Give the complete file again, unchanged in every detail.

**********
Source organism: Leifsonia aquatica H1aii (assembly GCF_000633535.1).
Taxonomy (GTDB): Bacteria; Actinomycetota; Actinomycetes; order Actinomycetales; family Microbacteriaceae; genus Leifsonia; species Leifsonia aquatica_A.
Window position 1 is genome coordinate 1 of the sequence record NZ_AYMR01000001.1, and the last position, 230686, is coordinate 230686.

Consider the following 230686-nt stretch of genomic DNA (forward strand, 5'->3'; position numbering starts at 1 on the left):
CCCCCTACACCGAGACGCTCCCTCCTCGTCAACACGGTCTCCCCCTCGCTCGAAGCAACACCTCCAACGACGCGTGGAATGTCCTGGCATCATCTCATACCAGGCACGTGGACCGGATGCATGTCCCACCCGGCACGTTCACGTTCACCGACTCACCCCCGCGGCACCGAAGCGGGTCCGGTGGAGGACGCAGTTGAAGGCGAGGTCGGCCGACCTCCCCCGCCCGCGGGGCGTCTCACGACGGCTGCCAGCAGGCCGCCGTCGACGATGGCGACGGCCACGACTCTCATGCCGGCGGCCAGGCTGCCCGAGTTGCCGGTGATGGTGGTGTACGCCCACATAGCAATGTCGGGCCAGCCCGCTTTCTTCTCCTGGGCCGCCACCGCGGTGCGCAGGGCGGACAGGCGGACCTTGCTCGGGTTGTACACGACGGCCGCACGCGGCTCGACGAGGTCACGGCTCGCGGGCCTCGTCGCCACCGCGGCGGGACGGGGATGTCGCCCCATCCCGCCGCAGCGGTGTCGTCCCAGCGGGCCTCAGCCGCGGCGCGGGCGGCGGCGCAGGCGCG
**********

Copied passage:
Source organism: Leifsonia aquatica H1aii (assembly GCF_000633535.1).
Taxonomy (GTDB): Bacteria; Actinomycetota; Actinomycetes; order Actinomycetales; family Microbacteriaceae; genus Leifsonia; species Leifsonia aquatica_A.
Window position 1 is genome coordinate 1 of the sequence record NZ_AYMR01000001.1, and the last position, 230686, is coordinate 230686.

Consider the following 230686-nt stretch of genomic DNA (forward strand, 5'->3'; position numbering starts at 1 on the left):
CCCCCTACACCGAGACGCTCCCTCCTCGTCAACACGGTCTCCCCCTCGCTCGAAGCAACACCTCCAACGACGCGTGGAATGTCCTGGCATCATCTCATACCAGGCACGTGGACCGGATGCATGTCCCACCCGGCACGTTCACGTTCACCGACTCACCCCCGCGGCACCGAAGCGGGTCCGGTGGAGGACGCAGTTGAAGGCGAGGTCGGCCGACCTCCCCCGCCCGCGGGGCGTCTCACGACGGCTGCCAGCAGGCCGCCGTCGACGATGGCGACGGCCACGACTCTCATGCCGGCGGCCAGGCTGCCCGAGTTGCCGGTGATGGTGGTGTACGCCCACATAGCAATGTCGGGCCAGCCCGCTTTCTTCTCCTGGGCCGCCACCGCGGTGCGCAGGGCGGACAGGCGGACCTTGCTCGGGTTGTACACGACGGCCGCACGCGGCTCGACGAGGTCACGGCTCGCGGGCCTCGTCGCCACCGCGGCGGGACGGGGATGTCGCCCCATCCCGCCGCAGCGGTGTCGTCCCAGCGGGCCTCAGCCGCGGCGCGGGCGGCGGCGCAGGCGCG